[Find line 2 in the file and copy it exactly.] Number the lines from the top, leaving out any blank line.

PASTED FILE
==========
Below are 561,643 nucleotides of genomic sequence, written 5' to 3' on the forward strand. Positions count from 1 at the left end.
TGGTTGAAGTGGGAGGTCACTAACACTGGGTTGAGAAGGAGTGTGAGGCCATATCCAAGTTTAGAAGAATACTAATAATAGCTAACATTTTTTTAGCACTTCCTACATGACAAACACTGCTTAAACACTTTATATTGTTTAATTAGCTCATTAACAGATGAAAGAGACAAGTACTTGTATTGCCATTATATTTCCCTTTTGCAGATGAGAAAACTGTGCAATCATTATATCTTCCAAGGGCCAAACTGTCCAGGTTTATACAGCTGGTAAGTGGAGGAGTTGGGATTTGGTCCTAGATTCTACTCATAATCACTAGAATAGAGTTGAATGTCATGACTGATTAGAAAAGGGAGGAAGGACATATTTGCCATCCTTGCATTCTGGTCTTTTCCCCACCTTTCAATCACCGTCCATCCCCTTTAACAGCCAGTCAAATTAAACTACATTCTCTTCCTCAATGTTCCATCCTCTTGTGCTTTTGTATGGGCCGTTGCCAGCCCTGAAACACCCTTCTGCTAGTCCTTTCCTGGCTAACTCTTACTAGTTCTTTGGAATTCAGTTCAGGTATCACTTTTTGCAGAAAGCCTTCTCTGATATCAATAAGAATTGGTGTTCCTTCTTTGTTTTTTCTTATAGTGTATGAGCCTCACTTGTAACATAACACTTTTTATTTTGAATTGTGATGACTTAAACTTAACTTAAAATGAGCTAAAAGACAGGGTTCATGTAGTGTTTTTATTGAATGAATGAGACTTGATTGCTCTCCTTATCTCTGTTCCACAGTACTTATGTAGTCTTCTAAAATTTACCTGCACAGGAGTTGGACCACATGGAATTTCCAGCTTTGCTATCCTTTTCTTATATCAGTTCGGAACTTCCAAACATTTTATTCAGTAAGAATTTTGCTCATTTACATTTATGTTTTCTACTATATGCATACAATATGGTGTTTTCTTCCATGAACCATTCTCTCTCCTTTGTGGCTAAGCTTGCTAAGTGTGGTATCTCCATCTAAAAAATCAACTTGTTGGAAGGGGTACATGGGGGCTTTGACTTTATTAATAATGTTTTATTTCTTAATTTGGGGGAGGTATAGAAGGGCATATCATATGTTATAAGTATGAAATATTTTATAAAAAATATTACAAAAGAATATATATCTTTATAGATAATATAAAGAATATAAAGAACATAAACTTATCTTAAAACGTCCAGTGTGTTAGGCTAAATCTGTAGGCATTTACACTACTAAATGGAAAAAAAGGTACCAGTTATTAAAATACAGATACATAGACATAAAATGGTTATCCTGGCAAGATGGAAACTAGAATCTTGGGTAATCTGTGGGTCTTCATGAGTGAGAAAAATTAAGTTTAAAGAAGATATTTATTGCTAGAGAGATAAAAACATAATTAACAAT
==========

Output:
TGGTTGAAGTGGGAGGTCACTAACACTGGGTTGAGAAGGAGTGTGAGGCCATATCCAAGTTTAGAAGAATACTAATAATAGCTAACATTTTTTTAGCACTTCCTACATGACAAACACTGCTTAAACACTTTATATTGTTTAATTAGCTCATTAACAGATGAAAGAGACAAGTACTTGTATTGCCATTATATTTCCCTTTTGCAGATGAGAAAACTGTGCAATCATTATATCTTCCAAGGGCCAAACTGTCCAGGTTTATACAGCTGGTAAGTGGAGGAGTTGGGATTTGGTCCTAGATTCTACTCATAATCACTAGAATAGAGTTGAATGTCATGACTGATTAGAAAAGGGAGGAAGGACATATTTGCCATCCTTGCATTCTGGTCTTTTCCCCACCTTTCAATCACCGTCCATCCCCTTTAACAGCCAGTCAAATTAAACTACATTCTCTTCCTCAATGTTCCATCCTCTTGTGCTTTTGTATGGGCCGTTGCCAGCCCTGAAACACCCTTCTGCTAGTCCTTTCCTGGCTAACTCTTACTAGTTCTTTGGAATTCAGTTCAGGTATCACTTTTTGCAGAAAGCCTTCTCTGATATCAATAAGAATTGGTGTTCCTTCTTTGTTTTTTCTTATAGTGTATGAGCCTCACTTGTAACATAACACTTTTTATTTTGAATTGTGATGACTTAAACTTAACTTAAAATGAGCTAAAAGACAGGGTTCATGTAGTGTTTTTATTGAATGAATGAGACTTGATTGCTCTCCTTATCTCTGTTCCACAGTACTTATGTAGTCTTCTAAAATTTACCTGCACAGGAGTTGGACCACATGGAATTTCCAGCTTTGCTATCCTTTTCTTATATCAGTTCGGAACTTCCAAACATTTTATTCAGTAAGAATTTTGCTCATTTACATTTATGTTTTCTACTATATGCATACAATATGGTGTTTTCTTCCATGAACCATTCTCTCTCCTTTGTGGCTAAGCTTGCTAAGTGTGGTATCTCCATCTAAAAAATCAACTTGTTGGAAGGGGTACATGGGGGCTTTGACTTTATTAATAATGTTTTATTTCTTAATTTGGGGGAGGTATAGAAGGGCATATCATATGTTATAAGTATGAAATATTTTATAAAAAATATTACAAAAGAATATATATCTTTATAGATAATATAAAGAATATAAAGAACATAAACTTATCTTAAAACGTCCAGTGTGTTAGGCTAAATCTGTAGGCATTTACACTACTAAATGGAAAAAAAGGTACCAGTTATTAAAATACAGATACATAGACATAAAATGGTTATCCTGGCAAGATGGAAACTAGAATCTTGGGTAATCTGTGGGTCTTCATGAGTGAGAAAAATTAAGTTTAAAGAAGATATTTATTGCTAGAGAGATAAAAACATAATTAACAAT